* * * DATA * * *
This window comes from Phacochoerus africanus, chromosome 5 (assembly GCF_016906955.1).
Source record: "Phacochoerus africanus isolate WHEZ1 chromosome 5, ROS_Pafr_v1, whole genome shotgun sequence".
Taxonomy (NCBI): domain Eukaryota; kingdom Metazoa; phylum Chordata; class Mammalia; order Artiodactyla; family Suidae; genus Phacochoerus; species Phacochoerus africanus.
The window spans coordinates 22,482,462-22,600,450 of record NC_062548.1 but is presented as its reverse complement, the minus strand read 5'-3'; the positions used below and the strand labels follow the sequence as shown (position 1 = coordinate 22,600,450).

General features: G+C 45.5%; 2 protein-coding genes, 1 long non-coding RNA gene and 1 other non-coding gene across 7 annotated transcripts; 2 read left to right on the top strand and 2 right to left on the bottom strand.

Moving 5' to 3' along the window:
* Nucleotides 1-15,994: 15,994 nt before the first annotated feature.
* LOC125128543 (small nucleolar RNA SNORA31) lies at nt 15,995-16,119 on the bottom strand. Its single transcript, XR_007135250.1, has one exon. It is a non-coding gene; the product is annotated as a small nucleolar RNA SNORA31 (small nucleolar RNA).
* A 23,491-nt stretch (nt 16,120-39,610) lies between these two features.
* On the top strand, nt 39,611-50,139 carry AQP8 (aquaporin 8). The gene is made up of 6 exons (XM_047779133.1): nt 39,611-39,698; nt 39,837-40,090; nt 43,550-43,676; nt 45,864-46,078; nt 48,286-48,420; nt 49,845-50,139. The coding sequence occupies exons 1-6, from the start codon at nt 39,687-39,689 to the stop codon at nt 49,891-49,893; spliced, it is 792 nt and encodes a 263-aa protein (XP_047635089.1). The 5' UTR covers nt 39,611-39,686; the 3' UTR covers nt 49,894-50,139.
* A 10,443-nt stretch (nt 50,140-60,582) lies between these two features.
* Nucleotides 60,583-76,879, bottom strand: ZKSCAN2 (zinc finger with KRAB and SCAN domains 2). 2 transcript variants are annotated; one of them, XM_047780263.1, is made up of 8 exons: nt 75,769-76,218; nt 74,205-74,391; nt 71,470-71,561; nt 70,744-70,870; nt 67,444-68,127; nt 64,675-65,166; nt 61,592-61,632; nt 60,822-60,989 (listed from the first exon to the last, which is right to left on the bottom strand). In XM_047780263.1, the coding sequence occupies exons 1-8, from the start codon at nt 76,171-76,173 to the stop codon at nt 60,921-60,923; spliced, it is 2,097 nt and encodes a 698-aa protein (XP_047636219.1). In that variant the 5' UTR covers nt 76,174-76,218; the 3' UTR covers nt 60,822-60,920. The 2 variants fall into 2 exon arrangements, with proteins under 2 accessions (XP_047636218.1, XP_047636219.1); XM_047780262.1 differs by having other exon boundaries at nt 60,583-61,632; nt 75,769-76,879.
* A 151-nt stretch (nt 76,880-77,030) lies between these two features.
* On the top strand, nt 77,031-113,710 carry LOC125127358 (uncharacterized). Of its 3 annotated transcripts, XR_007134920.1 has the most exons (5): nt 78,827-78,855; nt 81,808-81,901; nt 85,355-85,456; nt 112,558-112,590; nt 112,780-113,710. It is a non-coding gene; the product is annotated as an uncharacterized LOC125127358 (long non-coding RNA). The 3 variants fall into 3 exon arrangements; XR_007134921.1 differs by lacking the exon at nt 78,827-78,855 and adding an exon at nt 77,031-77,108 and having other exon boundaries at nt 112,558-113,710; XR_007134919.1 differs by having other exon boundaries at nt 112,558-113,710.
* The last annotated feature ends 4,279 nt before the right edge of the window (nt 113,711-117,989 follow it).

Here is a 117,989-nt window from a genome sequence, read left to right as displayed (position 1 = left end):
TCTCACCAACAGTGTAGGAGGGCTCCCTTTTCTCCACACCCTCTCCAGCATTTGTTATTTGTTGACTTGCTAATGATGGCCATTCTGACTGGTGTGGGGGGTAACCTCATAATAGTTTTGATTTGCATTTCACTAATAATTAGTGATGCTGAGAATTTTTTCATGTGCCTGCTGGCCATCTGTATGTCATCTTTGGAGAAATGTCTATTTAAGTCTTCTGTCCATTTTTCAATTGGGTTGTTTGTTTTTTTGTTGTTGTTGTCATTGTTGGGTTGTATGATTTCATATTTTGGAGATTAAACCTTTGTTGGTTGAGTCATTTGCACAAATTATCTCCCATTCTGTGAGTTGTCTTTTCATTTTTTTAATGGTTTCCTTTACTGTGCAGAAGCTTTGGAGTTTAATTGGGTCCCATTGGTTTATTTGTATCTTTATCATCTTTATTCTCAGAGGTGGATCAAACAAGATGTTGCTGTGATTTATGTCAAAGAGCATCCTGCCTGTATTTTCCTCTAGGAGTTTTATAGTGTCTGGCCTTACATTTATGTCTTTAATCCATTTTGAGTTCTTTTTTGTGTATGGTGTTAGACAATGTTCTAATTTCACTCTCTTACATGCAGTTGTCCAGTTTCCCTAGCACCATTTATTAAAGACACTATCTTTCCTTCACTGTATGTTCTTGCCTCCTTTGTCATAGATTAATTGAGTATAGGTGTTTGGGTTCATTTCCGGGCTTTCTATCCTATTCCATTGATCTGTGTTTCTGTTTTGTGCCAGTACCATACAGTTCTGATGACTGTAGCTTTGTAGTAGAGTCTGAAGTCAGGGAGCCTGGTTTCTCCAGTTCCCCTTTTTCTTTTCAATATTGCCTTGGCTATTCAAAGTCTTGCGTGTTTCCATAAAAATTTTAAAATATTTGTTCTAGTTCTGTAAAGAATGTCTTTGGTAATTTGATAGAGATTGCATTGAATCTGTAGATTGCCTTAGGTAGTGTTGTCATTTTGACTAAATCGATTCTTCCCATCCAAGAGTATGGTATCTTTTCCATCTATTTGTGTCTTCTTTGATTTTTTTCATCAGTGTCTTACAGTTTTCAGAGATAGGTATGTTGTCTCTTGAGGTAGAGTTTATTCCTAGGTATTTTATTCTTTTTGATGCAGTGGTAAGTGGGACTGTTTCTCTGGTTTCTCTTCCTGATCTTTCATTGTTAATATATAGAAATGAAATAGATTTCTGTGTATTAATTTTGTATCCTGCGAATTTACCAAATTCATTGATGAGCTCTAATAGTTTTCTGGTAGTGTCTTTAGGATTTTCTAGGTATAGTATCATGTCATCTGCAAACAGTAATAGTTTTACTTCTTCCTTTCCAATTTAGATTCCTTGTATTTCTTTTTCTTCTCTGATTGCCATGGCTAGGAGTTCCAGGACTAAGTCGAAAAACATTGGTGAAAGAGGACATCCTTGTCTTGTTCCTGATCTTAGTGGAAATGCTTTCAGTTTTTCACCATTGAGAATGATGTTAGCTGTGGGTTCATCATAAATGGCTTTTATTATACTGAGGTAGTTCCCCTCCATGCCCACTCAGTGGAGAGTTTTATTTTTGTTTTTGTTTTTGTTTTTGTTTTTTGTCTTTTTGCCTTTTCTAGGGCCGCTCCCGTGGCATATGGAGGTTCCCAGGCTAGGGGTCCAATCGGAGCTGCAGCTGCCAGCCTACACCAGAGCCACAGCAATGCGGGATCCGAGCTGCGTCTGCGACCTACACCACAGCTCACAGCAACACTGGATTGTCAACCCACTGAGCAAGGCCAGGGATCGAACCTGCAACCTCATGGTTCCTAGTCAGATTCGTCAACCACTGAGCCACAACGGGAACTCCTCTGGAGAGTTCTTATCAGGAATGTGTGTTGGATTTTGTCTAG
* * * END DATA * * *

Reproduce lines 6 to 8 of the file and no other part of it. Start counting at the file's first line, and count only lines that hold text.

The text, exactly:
Moving 5' to 3' along the window:
* Nucleotides 1-15,994: 15,994 nt before the first annotated feature.
* LOC125128543 (small nucleolar RNA SNORA31) lies at nt 15,995-16,119 on the bottom strand. Its single transcript, XR_007135250.1, has one exon. It is a non-coding gene; the product is annotated as a small nucleolar RNA SNORA31 (small nucleolar RNA).